Agree with the general tips above. Be relaxed, know yourself, answer it like an essay question (structured + insightful) and show some personality :) Practice beforehand and trust yourself, your experiences. Remember, the med schools are ROOTING for you- that's why they brought you on board for the interviews

 

 

7 interviews and no offers. Thats crazy. I hope you have better luck next year

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7 interviews and no offers. Thats crazy. I hope you have better luck next year

Thanks buddy! Well I am waitlisted at some schools so the year's not over for me! but nevertheless, onwards we go! 

dastruggles likes this

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I can understand your frustration! All great suggestions above. Through many years of application cycles and subsequent interviews, I've come to see - at least for myself - that there really is no substitute for life experiences when it comes to being able to articulate in a mature, balanced, and thoughtful way (and I'm someone who has sought professional help lol, and practiced with strangers and friends). Don't let this discourage you. It sounds like you have already done some analysis and reflection on where you can improve. At the very least, you are entering next cycle with an elevated baseline of interview performance and can only go up from there. 

Bambi likes this

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29 minutes ago, Switch said:

I can understand your frustration! All great suggestions above. Through many years of application cycles and subsequent interviews, I've come to see - at least for myself - that there really is no substitute for life experiences when it comes to being able to articulate in a mature, balanced, and thoughtful way (and I'm someone who has sought professional help lol, and practiced with strangers and friends). Don't let this discourage you. It sounds like you have already done some analysis and reflection on where you can improve. At the very least, you are entering next cycle with an elevated baseline of interview performance and can only go up from there.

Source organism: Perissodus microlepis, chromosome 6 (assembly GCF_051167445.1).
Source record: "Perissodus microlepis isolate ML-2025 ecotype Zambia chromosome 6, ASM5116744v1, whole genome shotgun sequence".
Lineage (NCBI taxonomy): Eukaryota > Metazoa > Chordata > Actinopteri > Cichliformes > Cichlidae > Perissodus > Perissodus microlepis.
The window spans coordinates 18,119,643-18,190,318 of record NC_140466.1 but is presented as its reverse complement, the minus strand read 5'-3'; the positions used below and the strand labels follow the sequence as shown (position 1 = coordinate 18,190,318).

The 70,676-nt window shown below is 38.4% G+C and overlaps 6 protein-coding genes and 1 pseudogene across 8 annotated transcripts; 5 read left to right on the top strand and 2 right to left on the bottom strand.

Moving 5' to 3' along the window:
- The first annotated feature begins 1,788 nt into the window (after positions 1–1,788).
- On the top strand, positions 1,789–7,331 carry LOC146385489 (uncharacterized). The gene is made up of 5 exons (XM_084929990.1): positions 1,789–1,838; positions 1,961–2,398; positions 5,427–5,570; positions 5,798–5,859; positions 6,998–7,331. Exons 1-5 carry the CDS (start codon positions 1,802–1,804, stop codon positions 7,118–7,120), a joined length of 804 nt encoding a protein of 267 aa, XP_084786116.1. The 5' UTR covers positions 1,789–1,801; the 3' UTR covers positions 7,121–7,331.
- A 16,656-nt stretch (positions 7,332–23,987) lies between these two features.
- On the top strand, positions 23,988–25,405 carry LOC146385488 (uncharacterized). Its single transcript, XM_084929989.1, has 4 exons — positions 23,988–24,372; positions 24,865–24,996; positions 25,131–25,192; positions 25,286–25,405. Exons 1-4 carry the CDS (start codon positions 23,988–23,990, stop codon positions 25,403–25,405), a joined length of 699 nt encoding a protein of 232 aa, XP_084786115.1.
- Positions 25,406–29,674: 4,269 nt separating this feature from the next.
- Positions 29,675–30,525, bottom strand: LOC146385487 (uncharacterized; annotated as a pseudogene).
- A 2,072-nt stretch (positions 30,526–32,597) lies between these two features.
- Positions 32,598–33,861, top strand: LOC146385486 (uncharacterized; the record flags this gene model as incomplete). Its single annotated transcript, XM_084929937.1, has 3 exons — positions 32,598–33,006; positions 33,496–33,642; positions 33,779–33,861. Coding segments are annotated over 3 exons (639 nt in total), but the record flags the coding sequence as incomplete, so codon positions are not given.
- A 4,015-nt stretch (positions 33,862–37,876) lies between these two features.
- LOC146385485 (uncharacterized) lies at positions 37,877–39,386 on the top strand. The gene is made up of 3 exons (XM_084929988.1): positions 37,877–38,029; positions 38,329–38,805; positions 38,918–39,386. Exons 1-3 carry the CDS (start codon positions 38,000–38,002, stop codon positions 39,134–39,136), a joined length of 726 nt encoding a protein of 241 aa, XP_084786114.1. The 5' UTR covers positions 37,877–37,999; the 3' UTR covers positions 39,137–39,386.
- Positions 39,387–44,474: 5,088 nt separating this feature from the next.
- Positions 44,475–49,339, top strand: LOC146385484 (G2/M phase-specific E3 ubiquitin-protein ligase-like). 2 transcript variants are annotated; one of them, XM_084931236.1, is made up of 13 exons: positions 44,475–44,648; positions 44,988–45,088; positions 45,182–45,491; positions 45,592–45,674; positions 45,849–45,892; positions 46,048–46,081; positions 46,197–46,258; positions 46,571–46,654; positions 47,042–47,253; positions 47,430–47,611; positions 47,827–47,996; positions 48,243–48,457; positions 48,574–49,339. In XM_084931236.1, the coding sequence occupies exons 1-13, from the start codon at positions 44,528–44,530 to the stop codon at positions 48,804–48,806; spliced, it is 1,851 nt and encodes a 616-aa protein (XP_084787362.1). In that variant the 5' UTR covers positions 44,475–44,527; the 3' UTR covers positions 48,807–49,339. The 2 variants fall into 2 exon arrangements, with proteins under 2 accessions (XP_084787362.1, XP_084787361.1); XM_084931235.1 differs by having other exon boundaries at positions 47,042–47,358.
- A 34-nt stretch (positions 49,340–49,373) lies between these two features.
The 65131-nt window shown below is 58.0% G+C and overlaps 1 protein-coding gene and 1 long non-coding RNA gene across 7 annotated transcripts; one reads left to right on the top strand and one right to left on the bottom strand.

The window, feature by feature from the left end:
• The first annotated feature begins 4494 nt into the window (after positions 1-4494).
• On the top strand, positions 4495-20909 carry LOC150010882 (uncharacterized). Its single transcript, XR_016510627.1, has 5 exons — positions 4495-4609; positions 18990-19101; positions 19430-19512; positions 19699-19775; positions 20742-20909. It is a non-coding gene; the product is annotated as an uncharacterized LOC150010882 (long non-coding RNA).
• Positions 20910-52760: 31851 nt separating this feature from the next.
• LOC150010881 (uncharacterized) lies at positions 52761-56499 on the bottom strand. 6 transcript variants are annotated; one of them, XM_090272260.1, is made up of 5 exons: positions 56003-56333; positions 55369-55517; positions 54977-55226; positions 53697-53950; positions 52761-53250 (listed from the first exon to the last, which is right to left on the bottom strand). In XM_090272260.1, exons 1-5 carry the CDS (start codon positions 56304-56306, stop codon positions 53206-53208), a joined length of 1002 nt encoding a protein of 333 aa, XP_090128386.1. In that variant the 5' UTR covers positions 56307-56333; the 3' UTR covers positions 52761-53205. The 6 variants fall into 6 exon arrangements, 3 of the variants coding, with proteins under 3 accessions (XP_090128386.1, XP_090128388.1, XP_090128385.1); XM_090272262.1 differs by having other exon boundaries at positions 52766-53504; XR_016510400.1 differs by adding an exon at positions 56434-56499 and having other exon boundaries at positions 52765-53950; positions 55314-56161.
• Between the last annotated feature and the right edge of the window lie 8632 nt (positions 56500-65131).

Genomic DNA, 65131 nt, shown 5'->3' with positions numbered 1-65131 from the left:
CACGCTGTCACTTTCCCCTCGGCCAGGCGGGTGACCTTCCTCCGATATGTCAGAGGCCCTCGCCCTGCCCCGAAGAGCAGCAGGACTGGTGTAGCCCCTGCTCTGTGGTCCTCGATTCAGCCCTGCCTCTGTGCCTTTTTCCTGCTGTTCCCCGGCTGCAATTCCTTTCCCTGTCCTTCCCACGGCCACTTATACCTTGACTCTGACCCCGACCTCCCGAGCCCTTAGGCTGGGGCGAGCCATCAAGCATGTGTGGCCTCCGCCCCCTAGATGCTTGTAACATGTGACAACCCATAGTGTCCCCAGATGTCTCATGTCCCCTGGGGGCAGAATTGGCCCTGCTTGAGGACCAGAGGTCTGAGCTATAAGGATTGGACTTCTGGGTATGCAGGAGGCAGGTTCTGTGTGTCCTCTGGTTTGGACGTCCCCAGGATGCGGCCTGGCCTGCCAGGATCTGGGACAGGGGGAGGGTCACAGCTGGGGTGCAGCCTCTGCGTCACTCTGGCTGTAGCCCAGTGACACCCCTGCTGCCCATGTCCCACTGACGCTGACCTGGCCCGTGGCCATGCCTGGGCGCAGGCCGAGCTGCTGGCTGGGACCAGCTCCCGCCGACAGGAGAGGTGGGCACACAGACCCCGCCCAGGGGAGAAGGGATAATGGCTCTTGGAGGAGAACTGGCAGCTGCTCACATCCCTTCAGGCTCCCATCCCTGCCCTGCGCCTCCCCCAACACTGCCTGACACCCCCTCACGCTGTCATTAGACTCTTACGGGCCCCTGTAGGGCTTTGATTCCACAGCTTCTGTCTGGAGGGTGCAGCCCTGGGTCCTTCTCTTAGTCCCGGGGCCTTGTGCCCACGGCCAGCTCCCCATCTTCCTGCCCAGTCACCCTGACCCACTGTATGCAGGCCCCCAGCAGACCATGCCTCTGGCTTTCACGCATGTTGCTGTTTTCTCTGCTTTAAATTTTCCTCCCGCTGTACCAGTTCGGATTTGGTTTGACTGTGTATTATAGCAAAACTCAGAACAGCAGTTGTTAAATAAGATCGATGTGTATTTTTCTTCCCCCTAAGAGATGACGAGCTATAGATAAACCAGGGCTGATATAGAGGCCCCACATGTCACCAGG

Hi Switch, was just wondering what professional help you so used. I know there were a couple of other guys on this thread who might be interested in your experience?

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On 5/14/2017 at 8:12 AM, mastermeow said:

I practiced with around 8 different people (some close friends, some strangers) who all thought I was doing great and were surprised to hear the final outcome. However, said individuals are unfamiliar with the rubric. I also did a couple of very helpful mock MMIs with med students, but unfortunately their feedback was fairly neutral.

 

I think for next cycle I will start prepping much earlier, film myself (thanks for the suggestion), and look into getting a coach/help from someone who may know more about what the interviewers are looking for.

 

Any med students that might be willing to help me out in the future over Skype please PM me. I would truly appreciate the extra help.

Don't give up.  I interviewed applicants last cycle for Mac and in many cases, as I was once told, what separates a good score from a great score is clarity. 

I struggled with doing this as an applicant and only learned to do so after it was pointed out to me by someone who is VERY critical.  It was exactly what I needed and it might also be what you need to get you in.  I can definitely pass on their info if you're interested.  Just send me a PM.  This person has worked directly with the creator of the Multiple Mini Interview and CASPer, so it doesn't get much better than that.